Stephen recalls night Bob was shot - Smile Jamaica 40th anniversary observation previews 2017 concert
Stephen 'Ragamuffin' Marley was born on April 20, 1972, so he was four years and seven months old on December 3, 1976, when his father was shot at his 56 Hope Road, St Andrew, home.
As young as he was, closing the Smile Jamaica 40th anniversary commemorative event at what is now the Bob Marley Museum on Saturday night, Stephen told the large audience (for the space) that as a child, "some things stand out in your memory ... . I remember I was supposed to come to rehearsal that night". He did not and fell asleep, only to be awakened by a relative. Whispering to imitate her tones, Stephen recalled her saying "Steve, wake up! You father get shot!"
It was the introduction to the title song of the night's event and the large concert which will be held at Grizzly's Plantation Cove, St Ann, on December 2, 2017, and Smile Jamaica will be held annually on or close to the anniversary of the December 5, 1976, concert at Heroes Circle, where a wounded Marley performed to a reported crowd of 80,000 persons.
Stephen had opened with Trench Town Rock before remarking on the connection between Saturday night's event and the shooting four decades ago, saying: "Same place! Same date! Same songs!", before raising his voice to proclaim: "We still deh ya!" He then sang Rat Race.
After Smile Jamaica came Jah Live, which was restarted as the enthusiastic audience reacted. "These songs, it was important for I an I to come and sing these songs. Not only was he rehearsing these songs, but after being wounded, these were the songs he chose to sing," Stephen said.
His first brother guest was Ky-mani, who did Crazy Bald Head, then Damian did War, before Stephen and Damian gave a sample of their combinations.
Stephen was not the only one who had four decades of memories to share. The night's first host, Mitzie Williams of the Bob Marley Foundation, spoke about being at Smile Jamaica, but there were very few takers when she asked if anyone else had been there at Heroes Circle that night. Videographer Jose Walton, Robert Bryan of Grizzly's (who stood on a stone in a crowd that did not allow him to fall), and Elaine Wint were.
Wint, the final of the night's hosts, had a lot to say about Smile Jamaica as it was she who introduced Marley that night - just as she introduced Stephen 40 years later. She had got a call from the late Tony Laing asking her to be the emcee after the person who should have done so originally decided against it. In accepting, Wint said: "I don't know if I was fool-fool, stupid, or, like many others, decided we had to take a stand ... . This was not a time to shrink, to hide, to fear."
On the night, there were doubts about whether Marley would perform and, on stage, Wint said: "We only heard 'he's here'. There was no time to do any long introduction ... . All I could say was 'ladies and gentlemen, the man leave his sick bed to come and sing for you'", Wint asking the audience members if they were not going to cheer for Marley as there was this silence "like a hush of awe".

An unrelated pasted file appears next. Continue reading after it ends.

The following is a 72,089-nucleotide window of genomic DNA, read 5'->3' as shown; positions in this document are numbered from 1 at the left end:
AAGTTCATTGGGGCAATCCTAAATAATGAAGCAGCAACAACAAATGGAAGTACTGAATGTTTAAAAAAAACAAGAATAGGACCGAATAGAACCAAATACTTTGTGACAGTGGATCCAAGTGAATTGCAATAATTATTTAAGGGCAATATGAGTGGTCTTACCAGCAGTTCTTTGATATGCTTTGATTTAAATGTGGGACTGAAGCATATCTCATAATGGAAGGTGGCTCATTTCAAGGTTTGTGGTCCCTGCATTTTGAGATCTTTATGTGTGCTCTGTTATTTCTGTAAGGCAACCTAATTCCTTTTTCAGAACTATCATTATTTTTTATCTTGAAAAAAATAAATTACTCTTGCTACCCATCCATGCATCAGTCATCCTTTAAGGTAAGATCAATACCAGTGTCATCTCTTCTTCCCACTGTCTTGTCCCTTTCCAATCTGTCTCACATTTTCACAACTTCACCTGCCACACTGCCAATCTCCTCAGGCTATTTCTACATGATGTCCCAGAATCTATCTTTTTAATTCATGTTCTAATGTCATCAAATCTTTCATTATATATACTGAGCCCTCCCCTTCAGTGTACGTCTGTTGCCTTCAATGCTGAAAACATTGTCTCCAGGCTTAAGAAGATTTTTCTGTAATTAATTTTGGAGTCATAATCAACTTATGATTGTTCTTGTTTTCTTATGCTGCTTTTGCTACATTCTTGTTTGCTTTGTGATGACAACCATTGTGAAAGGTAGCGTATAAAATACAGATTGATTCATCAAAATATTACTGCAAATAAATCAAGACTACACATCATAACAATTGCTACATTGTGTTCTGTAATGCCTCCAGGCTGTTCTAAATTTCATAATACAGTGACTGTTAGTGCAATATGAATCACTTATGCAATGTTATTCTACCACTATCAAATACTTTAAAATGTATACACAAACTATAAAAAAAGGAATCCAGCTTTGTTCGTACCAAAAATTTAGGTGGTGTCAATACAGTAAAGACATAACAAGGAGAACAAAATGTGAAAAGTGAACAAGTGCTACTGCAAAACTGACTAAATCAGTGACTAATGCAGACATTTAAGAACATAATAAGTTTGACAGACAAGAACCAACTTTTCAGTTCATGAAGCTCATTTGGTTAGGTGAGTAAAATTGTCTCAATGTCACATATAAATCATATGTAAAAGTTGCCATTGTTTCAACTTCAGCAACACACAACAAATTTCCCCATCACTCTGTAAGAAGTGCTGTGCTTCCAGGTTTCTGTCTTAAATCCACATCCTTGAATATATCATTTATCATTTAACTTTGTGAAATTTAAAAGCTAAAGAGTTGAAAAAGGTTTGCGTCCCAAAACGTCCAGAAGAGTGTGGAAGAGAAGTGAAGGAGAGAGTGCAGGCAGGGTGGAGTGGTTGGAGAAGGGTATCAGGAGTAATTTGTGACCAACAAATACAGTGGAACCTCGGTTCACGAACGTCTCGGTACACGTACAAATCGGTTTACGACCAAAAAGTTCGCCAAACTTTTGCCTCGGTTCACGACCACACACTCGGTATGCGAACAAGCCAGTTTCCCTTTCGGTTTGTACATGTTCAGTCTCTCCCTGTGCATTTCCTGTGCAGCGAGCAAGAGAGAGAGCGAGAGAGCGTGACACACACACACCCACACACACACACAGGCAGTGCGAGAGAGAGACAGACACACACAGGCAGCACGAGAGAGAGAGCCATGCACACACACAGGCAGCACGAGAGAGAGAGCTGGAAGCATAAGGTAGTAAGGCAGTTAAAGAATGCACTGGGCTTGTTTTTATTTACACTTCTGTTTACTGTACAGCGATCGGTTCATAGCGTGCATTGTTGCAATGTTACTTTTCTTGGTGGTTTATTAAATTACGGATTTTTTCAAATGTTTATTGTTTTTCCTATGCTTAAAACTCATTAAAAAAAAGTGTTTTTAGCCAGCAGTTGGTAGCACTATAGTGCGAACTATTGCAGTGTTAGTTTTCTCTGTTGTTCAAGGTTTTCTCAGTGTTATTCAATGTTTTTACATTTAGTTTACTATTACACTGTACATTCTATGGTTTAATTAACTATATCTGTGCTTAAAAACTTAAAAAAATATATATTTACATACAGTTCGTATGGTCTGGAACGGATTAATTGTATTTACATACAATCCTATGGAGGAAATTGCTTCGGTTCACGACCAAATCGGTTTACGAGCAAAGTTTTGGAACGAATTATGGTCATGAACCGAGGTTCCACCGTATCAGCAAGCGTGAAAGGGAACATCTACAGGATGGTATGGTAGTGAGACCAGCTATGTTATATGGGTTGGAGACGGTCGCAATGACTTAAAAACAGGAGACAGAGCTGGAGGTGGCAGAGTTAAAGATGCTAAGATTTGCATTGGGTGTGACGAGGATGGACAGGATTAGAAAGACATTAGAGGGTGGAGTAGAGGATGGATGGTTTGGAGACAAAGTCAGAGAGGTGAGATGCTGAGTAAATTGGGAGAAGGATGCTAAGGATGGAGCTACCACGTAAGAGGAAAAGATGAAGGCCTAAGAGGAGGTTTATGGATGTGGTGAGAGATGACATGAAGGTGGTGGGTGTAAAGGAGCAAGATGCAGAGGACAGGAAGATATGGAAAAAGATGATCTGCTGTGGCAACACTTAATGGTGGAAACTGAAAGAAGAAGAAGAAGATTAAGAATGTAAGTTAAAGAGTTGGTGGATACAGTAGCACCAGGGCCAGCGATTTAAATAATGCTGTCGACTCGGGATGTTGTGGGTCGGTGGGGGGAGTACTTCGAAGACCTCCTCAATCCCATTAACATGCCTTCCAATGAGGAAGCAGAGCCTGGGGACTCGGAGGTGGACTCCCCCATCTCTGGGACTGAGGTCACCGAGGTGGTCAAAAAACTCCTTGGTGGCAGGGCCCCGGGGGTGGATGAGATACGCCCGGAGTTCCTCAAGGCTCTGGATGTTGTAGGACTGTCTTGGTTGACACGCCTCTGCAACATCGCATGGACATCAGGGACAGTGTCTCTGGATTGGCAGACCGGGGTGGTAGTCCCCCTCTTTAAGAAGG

Stephen, Damian and Ky-mani Marley closed off a night of short performances mainly by performers with their own bands, making for numerous changes close together, which affected the event's momentum . The live music lulls were filled by Zion Train International sound system, with Nasarella selecting and, following a documentary on the shooting at 56 Hope Road, in which Rita Marley and Don Taylor were injured before the concert, an off-stage narrator gave details of the attack in-between performers.
The first of those was Rasta Village, Iron Station, Ricky Chaplin, deejaying to tracks, and the stage was set for brief performances when opening band Uprising Roots wrapped up after a few songs, causing the bass player to question the performance time. Blvk H3ro preceded the official introduction of Smile Jamaica 2017, the music resuming with an acoustic performance by Marla Brown. The Irie Souljah Band, Feluke, Runkus (who opened with an excellent dub-style rendition of Burnin and Lootin), Kelissa, Jah9 (who impressed steadily, building to the closing New Name), Dre Island and Bongo Herman preceded Third World.
An intermittent drizzle did not amount to anything to interrupt the free concert, the band going through a shot set in which 1865 (96 Degrees in the Shade) and Sattamassagana especially moved the audience, Stephen 'Cat' Coore's (who played bass at the Smile Jamaica concert), cello blending with the drums on Rastaman Chant.
Chronixx was coaxed on stage to do a verse of his Smile Jamaica without music, and DJ Pryce (Stephen Marley's daughter) played a Marley-heavy set, in which hip-hop also had a strong hand. A pair of dancers added movement to Ambush in the Night, Bob Marley's musical response to the shooting.
In remembering Smile Jamaica on December 5, 1976, Elaine Wint said that the stage was full of people, there was no space to move. As Saturday's commemorative event closed, the stage was also full, this time with the lineage of the man who was shot at the same place on the same date 40 years earlier. "You see how full the stage is tonight," Stephen said, saying that the people on stage (in addition to himself, Ky-mani and Damian) were Bob Marley's grandchildren.